WEATHER ALERT

Man guilty of selling guns illegally out of his Sagkeeng hunting and fishing store

Advertisement

Advertise with us

A rural Manitoba store owner has been found guilty of a unique gun-trafficking case that was exposed by an undercover RCMP operation.

Read this article for free:

or

Already have an account? Log in here »

To continue reading, please subscribe with this special offer:

All-Access Digital Subscription

$1.50 for 150 days*

  • Enjoy unlimited reading on winnipegfreepress.com
  • Read the E-Edition, our digital replica newspaper
  • Access News Break, our award-winning app
  • Play interactive puzzles
Continue

*Pay $1.50 for the first 22 weeks of your subscription. After 22 weeks, price increases to the regular rate of $19.00 per month. GST will be added to each payment. Subscription can be cancelled after the first 22 weeks.

Hey there, time traveller!
This article was published 18/06/2015 (2657 days ago), so information in it may no longer be current.

A rural Manitoba store owner has been found guilty of a unique gun-trafficking case that was exposed by an undercover RCMP operation.

Cory Seymour, 36, now faces a mandatory minimum of three years in prison under federal firearms legislation. His trial began Monday and ended late Wednesday evening when jurors returned their verdict.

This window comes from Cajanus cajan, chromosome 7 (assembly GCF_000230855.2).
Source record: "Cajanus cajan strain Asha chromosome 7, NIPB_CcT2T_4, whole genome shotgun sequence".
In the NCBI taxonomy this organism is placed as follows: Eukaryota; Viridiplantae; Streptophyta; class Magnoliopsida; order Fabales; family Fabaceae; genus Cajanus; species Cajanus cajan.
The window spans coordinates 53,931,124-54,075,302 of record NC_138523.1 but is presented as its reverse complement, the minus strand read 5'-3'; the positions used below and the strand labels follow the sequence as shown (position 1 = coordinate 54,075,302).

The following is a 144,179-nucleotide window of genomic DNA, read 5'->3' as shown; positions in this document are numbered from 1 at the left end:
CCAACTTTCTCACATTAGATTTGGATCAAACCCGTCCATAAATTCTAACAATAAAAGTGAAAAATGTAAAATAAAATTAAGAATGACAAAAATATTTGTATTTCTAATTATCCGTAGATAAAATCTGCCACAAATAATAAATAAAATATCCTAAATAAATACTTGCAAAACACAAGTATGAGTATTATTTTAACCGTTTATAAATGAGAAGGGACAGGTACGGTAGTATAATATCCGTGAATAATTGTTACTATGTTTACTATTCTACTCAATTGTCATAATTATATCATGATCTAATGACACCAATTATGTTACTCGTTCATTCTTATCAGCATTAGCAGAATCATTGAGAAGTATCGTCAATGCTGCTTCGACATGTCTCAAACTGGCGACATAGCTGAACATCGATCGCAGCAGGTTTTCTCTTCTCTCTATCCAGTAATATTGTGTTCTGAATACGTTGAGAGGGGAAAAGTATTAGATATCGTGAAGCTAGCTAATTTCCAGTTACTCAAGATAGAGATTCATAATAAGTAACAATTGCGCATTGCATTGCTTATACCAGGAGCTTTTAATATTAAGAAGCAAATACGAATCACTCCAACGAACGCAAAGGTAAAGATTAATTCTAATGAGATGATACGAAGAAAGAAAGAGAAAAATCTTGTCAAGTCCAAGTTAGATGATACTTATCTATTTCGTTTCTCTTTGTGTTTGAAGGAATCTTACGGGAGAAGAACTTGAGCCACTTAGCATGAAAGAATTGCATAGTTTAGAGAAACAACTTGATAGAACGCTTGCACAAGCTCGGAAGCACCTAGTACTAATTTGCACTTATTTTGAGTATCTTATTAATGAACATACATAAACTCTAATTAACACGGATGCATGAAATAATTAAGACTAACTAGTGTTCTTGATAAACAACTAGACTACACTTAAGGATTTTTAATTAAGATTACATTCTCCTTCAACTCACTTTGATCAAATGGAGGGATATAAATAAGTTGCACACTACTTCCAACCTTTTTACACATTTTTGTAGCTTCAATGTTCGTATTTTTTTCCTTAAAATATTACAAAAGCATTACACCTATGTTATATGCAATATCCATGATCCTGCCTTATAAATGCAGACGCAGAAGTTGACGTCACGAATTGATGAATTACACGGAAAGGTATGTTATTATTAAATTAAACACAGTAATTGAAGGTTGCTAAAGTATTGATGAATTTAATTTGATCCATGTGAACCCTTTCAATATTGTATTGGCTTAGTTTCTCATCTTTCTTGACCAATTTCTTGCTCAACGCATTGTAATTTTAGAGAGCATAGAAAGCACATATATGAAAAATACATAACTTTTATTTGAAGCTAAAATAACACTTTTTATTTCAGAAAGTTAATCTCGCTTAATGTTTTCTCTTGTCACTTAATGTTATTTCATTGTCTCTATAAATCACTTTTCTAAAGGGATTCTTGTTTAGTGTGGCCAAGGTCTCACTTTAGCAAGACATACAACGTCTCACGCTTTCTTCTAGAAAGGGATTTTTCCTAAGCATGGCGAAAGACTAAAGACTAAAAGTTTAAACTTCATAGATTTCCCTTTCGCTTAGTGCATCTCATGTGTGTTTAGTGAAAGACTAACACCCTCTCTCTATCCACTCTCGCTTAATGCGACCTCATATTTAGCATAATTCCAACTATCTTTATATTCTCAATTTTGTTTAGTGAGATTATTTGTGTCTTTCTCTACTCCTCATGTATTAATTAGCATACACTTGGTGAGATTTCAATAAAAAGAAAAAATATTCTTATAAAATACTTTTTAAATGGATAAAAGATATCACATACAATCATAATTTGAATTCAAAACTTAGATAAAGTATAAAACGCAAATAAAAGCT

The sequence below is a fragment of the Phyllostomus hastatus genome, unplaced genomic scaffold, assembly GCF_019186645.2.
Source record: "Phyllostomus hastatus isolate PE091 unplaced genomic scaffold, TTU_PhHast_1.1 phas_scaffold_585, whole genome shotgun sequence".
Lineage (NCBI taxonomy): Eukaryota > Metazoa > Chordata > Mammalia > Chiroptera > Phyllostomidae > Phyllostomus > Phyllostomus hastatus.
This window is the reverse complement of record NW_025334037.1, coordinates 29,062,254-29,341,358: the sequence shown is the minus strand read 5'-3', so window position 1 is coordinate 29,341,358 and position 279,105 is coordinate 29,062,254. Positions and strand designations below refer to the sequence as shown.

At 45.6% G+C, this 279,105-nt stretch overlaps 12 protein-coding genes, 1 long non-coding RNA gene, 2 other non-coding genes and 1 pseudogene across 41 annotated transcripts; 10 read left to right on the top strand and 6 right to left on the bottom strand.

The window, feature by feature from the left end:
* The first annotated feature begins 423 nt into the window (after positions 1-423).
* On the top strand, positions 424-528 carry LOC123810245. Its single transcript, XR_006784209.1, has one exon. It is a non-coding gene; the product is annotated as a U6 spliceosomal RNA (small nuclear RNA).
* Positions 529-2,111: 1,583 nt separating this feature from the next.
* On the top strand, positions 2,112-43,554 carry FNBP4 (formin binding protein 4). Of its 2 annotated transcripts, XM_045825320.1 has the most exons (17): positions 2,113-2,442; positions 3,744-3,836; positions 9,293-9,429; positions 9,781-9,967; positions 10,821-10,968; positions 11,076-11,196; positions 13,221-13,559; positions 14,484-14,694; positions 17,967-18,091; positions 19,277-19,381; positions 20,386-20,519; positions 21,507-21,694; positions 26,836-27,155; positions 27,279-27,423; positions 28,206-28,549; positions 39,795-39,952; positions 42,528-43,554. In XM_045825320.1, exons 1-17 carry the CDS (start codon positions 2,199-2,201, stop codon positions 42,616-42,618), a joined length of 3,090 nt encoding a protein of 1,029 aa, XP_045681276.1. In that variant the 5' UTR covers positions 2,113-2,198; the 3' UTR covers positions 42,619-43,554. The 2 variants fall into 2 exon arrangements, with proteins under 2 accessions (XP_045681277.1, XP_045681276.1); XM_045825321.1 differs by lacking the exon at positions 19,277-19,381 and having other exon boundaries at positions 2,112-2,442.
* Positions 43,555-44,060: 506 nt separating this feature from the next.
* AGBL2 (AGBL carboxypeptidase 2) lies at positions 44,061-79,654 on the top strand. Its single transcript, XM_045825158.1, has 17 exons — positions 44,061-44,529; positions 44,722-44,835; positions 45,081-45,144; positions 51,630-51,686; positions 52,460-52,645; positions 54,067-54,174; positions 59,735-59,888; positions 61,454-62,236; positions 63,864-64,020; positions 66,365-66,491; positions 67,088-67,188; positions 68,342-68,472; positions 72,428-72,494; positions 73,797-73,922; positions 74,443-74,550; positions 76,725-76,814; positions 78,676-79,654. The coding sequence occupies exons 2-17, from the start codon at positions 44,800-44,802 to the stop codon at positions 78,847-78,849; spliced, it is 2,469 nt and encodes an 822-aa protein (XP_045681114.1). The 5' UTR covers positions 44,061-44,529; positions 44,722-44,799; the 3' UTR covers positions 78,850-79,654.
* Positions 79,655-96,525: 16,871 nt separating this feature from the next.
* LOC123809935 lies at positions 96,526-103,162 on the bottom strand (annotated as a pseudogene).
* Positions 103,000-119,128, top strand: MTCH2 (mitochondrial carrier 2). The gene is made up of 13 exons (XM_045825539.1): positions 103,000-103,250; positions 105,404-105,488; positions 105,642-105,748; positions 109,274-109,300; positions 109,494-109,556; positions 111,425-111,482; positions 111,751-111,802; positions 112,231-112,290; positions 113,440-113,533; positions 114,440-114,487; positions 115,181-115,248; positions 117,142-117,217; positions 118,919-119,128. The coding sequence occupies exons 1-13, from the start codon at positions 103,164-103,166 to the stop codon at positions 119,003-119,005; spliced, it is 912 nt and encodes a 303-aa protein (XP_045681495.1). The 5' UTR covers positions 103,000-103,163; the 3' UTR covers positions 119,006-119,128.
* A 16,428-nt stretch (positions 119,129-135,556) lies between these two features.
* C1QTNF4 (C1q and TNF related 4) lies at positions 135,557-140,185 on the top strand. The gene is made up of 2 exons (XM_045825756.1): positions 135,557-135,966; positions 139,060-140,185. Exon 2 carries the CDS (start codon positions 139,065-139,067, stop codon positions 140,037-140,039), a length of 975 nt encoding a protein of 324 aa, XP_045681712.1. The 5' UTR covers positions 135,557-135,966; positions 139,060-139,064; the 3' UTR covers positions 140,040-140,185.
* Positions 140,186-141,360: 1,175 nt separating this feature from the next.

RCMP began targeting Seymour in 2010 after they believed he was illegally selling guns out of a hunting and fishing store in Sakgeeng First Nation.

Investigators set up a sting in which an undercover officer posing as a hunter with a damaged gun approached Seymour at the store to request repairs and to borrow another gun. Seymour failed to check to see if the undercover cop had a licence to possess firearms when he agreed to sell him a rifle that day.

“He said ‘Remember, you didn’t get that from me,’” the officer told jurors earlier this week. He said Seymour didn’t ask for any identification before “handing me a fully functional, high-powered firearm” in exchange for $150.

Seymour previously went on trial in April 2014 only to have the case dismissed following a single day of evidence.

Queen’s Bench Justice Shawn Greenberg declared a mistrial when the leader of the covert operation unexpectedly revealed how a confidential source had alleged to RCMP that Seymour or someone working for him was supplying guns to a notorious Manitoba street gang.

That information is considered inadmissible hearsay and Greenberg described it as “highly prejudicial” for jurors to hear because it implied Seymour had been doing the very thing he was on trial for.

“The evidence is particularly damaging because it answers a question that must be in the jury’s mind, as it was in mine, that is: Why was Mr. Seymour a target of an undercover operation?” Greenberg said.

Seymour will be sentenced later this year. He remains free on bail.

www.mikeoncrime.com

Report Error Submit a Tip

Advertisement

Advertise With Us

Local

LOAD MORE LOCAL